Asked by: Shaira Tietzsch
science genetics

What is an exon in biology?

Last Updated: 20th January, 2020

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An exon is any part of a gene that will encode a part of the final mature RNA produced by that gene after introns have been removed by RNA splicing. The term exon refers to both the DNA sequence within a gene and to the corresponding sequence in RNA transcripts.

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Also, what is an exon and intron?

Introns and exons are nucleotide sequences within a gene. Introns are removed by RNA splicing as RNA matures, meaning that they are not expressed in the final messenger RNA (mRNA) product, while exons go on to be covalently bonded to one another in order to create mature mRNA.

Secondly, what is an intron in biology? Definition. noun, plural: introns. (molecular biology) A noncoding, intervening sequence of DNA within a gene that is transcribed into mRNA but is removed from the primary gene transcript and rapidly degraded during maturation of the RNA product. Supplement. An intron is a nucleotide sequence within a gene.

Hereof, what is the function of Exon?

An exon is a coding region of a gene that contains the information required to encode a protein. In eukaryotes, genes are made up of coding exons interspersed with non-coding introns. These introns are then removed to make a functioning messenger RNA (mRNA) that can be translated into a protein.

Is an exon a codon?

Short answer: An exon is a part of a transcribed gene (from DNA) before the RNA has been subject to post-transcriptional modification (cf. intron). A codon is any three consecutive RNA nucleobases within a reading frame.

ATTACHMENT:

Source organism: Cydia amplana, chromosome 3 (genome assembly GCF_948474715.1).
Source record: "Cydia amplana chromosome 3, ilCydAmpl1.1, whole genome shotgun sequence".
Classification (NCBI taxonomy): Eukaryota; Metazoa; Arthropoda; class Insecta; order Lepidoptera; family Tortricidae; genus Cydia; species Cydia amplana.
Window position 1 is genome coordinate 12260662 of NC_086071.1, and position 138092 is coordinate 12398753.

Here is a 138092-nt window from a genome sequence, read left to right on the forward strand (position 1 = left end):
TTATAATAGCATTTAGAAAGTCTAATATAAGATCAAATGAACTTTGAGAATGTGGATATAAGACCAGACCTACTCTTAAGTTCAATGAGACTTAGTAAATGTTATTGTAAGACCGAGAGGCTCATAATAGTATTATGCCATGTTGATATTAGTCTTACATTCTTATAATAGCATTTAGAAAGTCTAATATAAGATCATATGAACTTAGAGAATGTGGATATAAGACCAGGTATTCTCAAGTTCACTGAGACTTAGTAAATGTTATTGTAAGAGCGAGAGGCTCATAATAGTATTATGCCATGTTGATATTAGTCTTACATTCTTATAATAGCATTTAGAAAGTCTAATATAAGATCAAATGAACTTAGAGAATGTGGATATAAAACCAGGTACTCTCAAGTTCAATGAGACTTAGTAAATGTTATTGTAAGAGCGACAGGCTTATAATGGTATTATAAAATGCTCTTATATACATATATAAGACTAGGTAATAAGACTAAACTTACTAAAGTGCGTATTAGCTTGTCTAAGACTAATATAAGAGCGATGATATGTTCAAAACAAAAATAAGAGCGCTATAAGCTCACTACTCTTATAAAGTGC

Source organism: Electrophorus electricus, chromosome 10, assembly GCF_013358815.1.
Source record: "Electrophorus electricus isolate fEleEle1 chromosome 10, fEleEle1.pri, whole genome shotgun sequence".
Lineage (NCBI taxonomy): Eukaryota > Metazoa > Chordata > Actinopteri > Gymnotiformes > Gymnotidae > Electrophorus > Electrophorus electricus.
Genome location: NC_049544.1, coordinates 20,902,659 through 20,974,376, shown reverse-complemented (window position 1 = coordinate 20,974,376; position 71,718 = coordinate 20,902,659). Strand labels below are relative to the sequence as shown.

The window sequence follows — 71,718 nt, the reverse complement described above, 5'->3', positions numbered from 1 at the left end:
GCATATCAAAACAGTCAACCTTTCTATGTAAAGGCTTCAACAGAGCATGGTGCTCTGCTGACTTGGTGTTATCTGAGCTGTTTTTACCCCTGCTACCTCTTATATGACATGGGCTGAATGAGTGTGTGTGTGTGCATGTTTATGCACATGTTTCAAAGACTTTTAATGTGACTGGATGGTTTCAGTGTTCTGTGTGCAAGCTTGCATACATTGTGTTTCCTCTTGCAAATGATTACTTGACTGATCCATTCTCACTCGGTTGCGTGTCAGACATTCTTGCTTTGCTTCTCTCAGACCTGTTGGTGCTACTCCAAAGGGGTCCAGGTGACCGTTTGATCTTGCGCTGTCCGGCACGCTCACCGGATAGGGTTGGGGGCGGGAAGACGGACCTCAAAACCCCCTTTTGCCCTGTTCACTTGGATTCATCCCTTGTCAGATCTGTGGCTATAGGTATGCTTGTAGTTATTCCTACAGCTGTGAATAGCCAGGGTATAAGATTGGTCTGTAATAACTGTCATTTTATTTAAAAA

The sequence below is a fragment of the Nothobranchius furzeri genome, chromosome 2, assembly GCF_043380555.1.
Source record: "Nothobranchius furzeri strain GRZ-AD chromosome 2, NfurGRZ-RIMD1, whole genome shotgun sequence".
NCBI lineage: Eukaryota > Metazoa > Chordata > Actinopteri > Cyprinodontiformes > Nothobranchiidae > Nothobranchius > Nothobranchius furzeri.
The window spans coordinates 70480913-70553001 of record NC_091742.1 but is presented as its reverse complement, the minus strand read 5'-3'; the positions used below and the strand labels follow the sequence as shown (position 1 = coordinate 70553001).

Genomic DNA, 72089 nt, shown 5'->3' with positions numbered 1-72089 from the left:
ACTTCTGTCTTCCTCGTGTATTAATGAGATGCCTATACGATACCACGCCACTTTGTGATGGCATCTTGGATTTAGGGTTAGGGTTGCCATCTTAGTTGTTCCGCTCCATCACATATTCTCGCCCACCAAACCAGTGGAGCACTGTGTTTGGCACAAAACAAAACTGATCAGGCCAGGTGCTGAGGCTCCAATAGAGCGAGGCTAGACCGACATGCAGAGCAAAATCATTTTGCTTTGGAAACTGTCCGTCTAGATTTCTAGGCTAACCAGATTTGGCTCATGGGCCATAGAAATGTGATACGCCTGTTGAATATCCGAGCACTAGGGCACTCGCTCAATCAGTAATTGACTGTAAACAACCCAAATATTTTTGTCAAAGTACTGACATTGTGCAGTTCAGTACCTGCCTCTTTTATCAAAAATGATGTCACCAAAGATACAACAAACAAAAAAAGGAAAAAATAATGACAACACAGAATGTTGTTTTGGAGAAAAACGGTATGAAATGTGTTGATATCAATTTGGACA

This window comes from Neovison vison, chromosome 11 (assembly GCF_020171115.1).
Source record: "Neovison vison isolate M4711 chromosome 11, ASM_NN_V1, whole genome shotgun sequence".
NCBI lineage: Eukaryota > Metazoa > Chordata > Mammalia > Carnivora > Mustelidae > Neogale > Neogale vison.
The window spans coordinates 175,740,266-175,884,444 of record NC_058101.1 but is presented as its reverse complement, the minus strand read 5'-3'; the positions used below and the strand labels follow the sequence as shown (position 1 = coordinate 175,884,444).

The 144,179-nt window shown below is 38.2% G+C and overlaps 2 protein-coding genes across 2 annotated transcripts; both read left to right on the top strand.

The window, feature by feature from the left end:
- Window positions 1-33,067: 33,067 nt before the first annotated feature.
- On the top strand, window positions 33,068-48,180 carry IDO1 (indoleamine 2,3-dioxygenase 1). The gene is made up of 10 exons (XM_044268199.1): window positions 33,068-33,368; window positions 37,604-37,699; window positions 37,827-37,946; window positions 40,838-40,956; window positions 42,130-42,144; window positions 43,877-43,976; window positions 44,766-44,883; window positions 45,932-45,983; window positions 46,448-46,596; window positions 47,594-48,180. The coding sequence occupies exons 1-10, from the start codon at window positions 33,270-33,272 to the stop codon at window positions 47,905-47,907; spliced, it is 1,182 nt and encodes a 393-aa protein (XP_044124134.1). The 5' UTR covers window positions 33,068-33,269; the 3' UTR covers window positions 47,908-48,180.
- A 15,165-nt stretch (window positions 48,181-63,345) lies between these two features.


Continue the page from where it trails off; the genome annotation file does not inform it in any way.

Related Question Answers

Ludwig Raymond

Professional

What is the purpose of an intron?

While introns do not encode protein products, they are integral to gene expression regulation. Some introns themselves encode functional RNAs through further processing after splicing to generate noncoding RNA molecules. Alternative splicing is widely used to generate multiple proteins from a single gene.

Aydan Caracena

Professional

How many codons are there?

Any single set of three nucleotides is called a codon , and the set of all possible three-nucleotide combinations is called "the genetic code" or "triplet code." There are sixty-four different combinations or codons (4 × 4 × 4 = 64).

Isam Pochechikin

Professional

Where does splicing occur?

For nuclear-encoded genes, splicing takes place within the nucleus either during or immediately after transcription. For those eukaryotic genes that contain introns, splicing is usually required in order to create an mRNA molecule that can be translated into protein.

Abelina Reboul

Explainer

What is an Extron?

In short, the extron (sometimes seen as “exon”) is the part of a gene that is expressed. This turns out to be only about 3% of the human genome. The other 97% are introns which are interspersed throughout our DNA between the extrons and are not expressed at all.

Ibrain Ukhovsky

Explainer

What is mRNA made of?

Messenger RNA (mRNA) Messenger RNA (mRNA) is a single-stranded RNA molecule that is complementary to one of the DNA strands of a gene. The mRNA is an RNA version of the gene that leaves the cell nucleus and moves to the cytoplasm where proteins are made.

Jun Lopez De Arbina

Explainer

Are introns transcribed?

In most eukaryotic genes, coding regions (exons) are interrupted by noncoding regions (introns). During transcription, the entire gene is copied into a pre-mRNA, which includes exons and introns. During the process of RNA splicing, introns are removed and exons joined to form a contiguous coding sequence.

Codi Pousa

Pundit

How do Anticodons function?

Anticodons are found on molecules of tRNA. Their function is to base pair with the codon on a strand of mRNA during translation. The anticodon sequence will bind to the codon of the mRNA, allowing the tRNA to release the attached amino acid. This amino acid is then added to the peptide chain by the ribosome.